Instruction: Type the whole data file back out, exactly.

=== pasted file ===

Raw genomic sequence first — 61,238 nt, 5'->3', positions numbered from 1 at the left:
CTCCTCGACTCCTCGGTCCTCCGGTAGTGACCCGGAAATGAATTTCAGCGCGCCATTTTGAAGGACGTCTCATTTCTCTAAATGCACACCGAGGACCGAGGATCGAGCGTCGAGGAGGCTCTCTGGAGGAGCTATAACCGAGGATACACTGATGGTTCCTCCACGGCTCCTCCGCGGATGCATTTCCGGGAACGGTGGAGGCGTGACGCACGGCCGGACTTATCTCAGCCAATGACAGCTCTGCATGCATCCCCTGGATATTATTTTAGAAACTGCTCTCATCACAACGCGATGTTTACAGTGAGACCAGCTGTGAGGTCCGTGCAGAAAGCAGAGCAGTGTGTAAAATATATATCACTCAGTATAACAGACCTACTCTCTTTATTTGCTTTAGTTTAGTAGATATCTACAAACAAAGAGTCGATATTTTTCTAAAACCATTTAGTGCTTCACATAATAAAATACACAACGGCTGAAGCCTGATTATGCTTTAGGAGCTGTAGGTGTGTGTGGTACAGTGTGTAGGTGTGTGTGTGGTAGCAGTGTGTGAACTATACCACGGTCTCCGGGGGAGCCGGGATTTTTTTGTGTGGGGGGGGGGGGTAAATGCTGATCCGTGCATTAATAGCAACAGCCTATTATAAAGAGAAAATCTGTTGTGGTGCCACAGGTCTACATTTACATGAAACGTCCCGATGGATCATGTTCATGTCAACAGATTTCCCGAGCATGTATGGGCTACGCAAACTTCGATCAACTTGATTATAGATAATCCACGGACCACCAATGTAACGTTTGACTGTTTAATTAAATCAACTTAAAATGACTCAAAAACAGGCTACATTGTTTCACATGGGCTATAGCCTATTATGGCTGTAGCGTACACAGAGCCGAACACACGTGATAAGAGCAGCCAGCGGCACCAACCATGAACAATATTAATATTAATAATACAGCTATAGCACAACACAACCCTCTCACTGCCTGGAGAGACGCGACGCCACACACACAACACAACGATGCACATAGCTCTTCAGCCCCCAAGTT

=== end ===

Raw genomic sequence first — 61,238 nt, 5'->3', positions numbered from 1 at the left:
CTCCTCGACTCCTCGGTCCTCCGGTAGTGACCCGGAAATGAATTTCAGCGCGCCATTTTGAAGGACGTCTCATTTCTCTAAATGCACACCGAGGACCGAGGATCGAGCGTCGAGGAGGCTCTCTGGAGGAGCTATAACCGAGGATACACTGATGGTTCCTCCACGGCTCCTCCGCGGATGCATTTCCGGGAACGGTGGAGGCGTGACGCACGGCCGGACTTATCTCAGCCAATGACAGCTCTGCATGCATCCCCTGGATATTATTTTAGAAACTGCTCTCATCACAACGCGATGTTTACAGTGAGACCAGCTGTGAGGTCCGTGCAGAAAGCAGAGCAGTGTGTAAAATATATATCACTCAGTATAACAGACCTACTCTCTTTATTTGCTTTAGTTTAGTAGATATCTACAAACAAAGAGTCGATATTTTTCTAAAACCATTTAGTGCTTCACATAATAAAATACACAACGGCTGAAGCCTGATTATGCTTTAGGAGCTGTAGGTGTGTGTGGTACAGTGTGTAGGTGTGTGTGTGGTAGCAGTGTGTGAACTATACCACGGTCTCCGGGGGAGCCGGGATTTTTTTGTGTGGGGGGGGGGGGTAAATGCTGATCCGTGCATTAATAGCAACAGCCTATTATAAAGAGAAAATCTGTTGTGGTGCCACAGGTCTACATTTACATGAAACGTCCCGATGGATCATGTTCATGTCAACAGATTTCCCGAGCATGTATGGGCTACGCAAACTTCGATCAACTTGATTATAGATAATCCACGGACCACCAATGTAACGTTTGACTGTTTAATTAAATCAACTTAAAATGACTCAAAAACAGGCTACATTGTTTCACATGGGCTATAGCCTATTATGGCTGTAGCGTACACAGAGCCGAACACACGTGATAAGAGCAGCCAGCGGCACCAACCATGAACAATATTAATATTAATAATACAGCTATAGCACAACACAACCCTCTCACTGCCTGGAGAGACGCGACGCCACACACACAACACAACGATGCACATAGCTCTTCAGCCCCCAAGTT